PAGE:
So did he speak; but the old man fear'd, and obey'd his commandment. Forth of the door of his dwelling then leapt like a lion Peleides; But not alone: of his household were twain that attended his going, Hero Automedon first, and young Alkimus, he that was honour'd Chief of the comrades around since the death of beloved Patroclus. These from the yoke straightway unharness'd the mules and the horses, And they conducted within the coeval attendant of Priam, Bidding him sit in the tent: then swiftly their hands from the mule-wain Raise the uncountable wealth of the King's Hectorean head-gifts. But two mantles they leave and a tunic of beautiful texture, Seemly for wrapping the dead as the ransomer carries him homeward. Then were the handmaidens call'd, and commanded to wash and anoint him, Privately lifted aside, lest the son should be seen of the father, Lest in the grief of his soul he restrain not his anger within him, Seeing the corse of his son, but enkindle the heart of Achilles, And he smite him to death, and transgress the command of Kronion. But when the dead had been wash'd and anointed with oil by the maidens, And in the tunic array'd and enwrapt in the beautiful mantle, Then by Peleides himself was he rais'd and compos'd on the hand-bier; Which when the comrades had lifted and borne to its place in the mule-wain, Then groan'd he; and he call'd on the name of his friend, the beloved:— "Be not wroth with me now, O Patroclus, if haply thou hearest, Though within Hades obscure, that I yield the illustrious Hector Back to his father dear. Not unworthy the gifts of redemption; And unto thee will I render thereof whatsoever is seemly."

So said the noble Peleides, and ent'ring again the pavilion, Sat on the fair-carv'd chair from whence he had risen aforetime, Hard by the opposite wall, and accosted the reverend Priam:— "Now has thy son, old man, been restor'd to thee as thou requiredst. He on his bier has been laid, and thyself shall behold and remove him Soon as the dawning appears: but of food meanwhile be we mindful. For not unmindful of food in her sorrow was Niobe, fair-hair'd, Albeit she in her dwelling lamented for twelve of her offspring. Six were the daughters, and six were the sons in the flower of their manhood. These unto death went down by the silvern bow of Apollo, Wrathful to Niobe—those smote Artemis arrow-delighting; For that she vaunted her equal in honour to Leto the rosy, Saying her births were but twain, and herself was abundant in offspring: Wherefore, twain as they were, they confounded them all in destruction. Nine days, then, did they lie in their blood as they fell, and approach'd them None to inter, for mankind had been turn'd into stones of Kronion; But they had sepulture due on the tenth from the gods everlasting; And then, mindful of food, rose Niobe, weary of weeping. Yet still, far among rocks, in some wilderness lone of the mountains— Sipylus holds there, they say, where the nymphs in the desert repose them. They that in beauty divine lead dances beside Acheloeus;— There still, stone though she be, doth she brood on her harm from the god-heads. But, O reverend king, let us also of needful refreshment Think now. Time will hereafter be thine to bewail thy beloved; Home into Ilion borne—many tears may of right be his portion!"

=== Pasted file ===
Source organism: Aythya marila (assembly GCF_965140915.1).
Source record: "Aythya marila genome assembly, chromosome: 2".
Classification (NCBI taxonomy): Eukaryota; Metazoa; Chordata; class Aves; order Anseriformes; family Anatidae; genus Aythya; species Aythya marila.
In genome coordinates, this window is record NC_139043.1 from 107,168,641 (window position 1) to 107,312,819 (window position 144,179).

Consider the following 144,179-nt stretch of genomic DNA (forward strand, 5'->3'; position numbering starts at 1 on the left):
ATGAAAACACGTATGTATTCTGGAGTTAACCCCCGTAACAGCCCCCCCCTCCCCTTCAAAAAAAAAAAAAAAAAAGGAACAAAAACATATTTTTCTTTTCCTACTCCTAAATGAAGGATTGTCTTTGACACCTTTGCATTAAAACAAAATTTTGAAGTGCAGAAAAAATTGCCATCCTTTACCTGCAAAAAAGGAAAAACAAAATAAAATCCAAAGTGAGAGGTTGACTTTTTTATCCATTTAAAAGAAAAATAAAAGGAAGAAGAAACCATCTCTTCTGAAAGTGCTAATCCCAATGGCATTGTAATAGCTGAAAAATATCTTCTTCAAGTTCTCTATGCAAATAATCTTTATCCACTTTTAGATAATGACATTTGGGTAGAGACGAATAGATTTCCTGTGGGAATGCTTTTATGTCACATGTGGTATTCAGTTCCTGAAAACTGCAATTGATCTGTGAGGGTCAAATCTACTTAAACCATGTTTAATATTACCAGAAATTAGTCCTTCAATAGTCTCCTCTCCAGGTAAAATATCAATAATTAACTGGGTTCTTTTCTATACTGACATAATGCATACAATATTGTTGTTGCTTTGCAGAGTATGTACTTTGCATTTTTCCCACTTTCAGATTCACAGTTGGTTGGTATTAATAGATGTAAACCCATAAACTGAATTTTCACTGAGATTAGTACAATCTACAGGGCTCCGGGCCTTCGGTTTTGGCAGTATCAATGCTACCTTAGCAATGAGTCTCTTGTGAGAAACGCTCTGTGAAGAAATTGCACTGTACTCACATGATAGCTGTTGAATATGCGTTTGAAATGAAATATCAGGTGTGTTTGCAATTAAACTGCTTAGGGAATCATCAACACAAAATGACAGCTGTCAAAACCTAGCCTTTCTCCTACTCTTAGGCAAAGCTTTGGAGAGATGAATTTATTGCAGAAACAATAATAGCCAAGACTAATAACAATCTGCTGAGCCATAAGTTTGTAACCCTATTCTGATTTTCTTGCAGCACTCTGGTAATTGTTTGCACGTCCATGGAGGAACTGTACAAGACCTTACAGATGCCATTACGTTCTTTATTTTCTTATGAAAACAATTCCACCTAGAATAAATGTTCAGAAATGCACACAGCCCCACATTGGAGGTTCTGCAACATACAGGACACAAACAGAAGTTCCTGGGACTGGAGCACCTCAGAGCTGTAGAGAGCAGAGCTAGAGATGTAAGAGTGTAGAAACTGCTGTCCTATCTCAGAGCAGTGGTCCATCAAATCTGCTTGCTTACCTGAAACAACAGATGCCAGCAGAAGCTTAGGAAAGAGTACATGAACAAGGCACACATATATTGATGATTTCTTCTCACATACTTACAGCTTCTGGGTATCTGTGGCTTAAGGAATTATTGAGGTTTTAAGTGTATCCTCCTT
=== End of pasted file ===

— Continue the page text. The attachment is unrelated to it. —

So did he speak; and upspringing anon, swift-footed Achilles Slaughter'd a white-wool'd sheep, and his followers skinn'd it expertly. Skilfully then they divided, and skewer'd, and carefully roasting, Drew from the spits; and Automedon came, bringing bread to the table, Piled upon baskets fair; but for all of them carv'd the Peleides; And each, stretching his hand, partook of the food that was offer'd. But when of meat and of wine from them all the desire was departed, Then did Dardanian Priam in wonderment gaze on Achilles, Stately and strong to behold, for in aspect the Gods he resembled; While on Dardanian Priam gazed also with wonder Achilles, Seeing the countenance goodly, and hearing the words of the old man. Till, when contemplating either the other they both were contented, Him thus first bespake old Priam, the godlike in presence: "Speedfully now let the couch be prepar'd for me, lov'd of Kronion! And let us taste once more of the sweetness of slumber, reclining: For never yet have mine eyes been clos'd for me under my eyelids, Never since under thy hands was out-breathed the spirit of Hector; Groaning since then has been mine, and the brooding of sorrows unnumber'd, In the recess of my hall, low-rolling in dust and in ashes. But now of bread and of meat have I tasted again, and the black wine Pour'd in my throat once more—whereof, since he was slain, I partook not."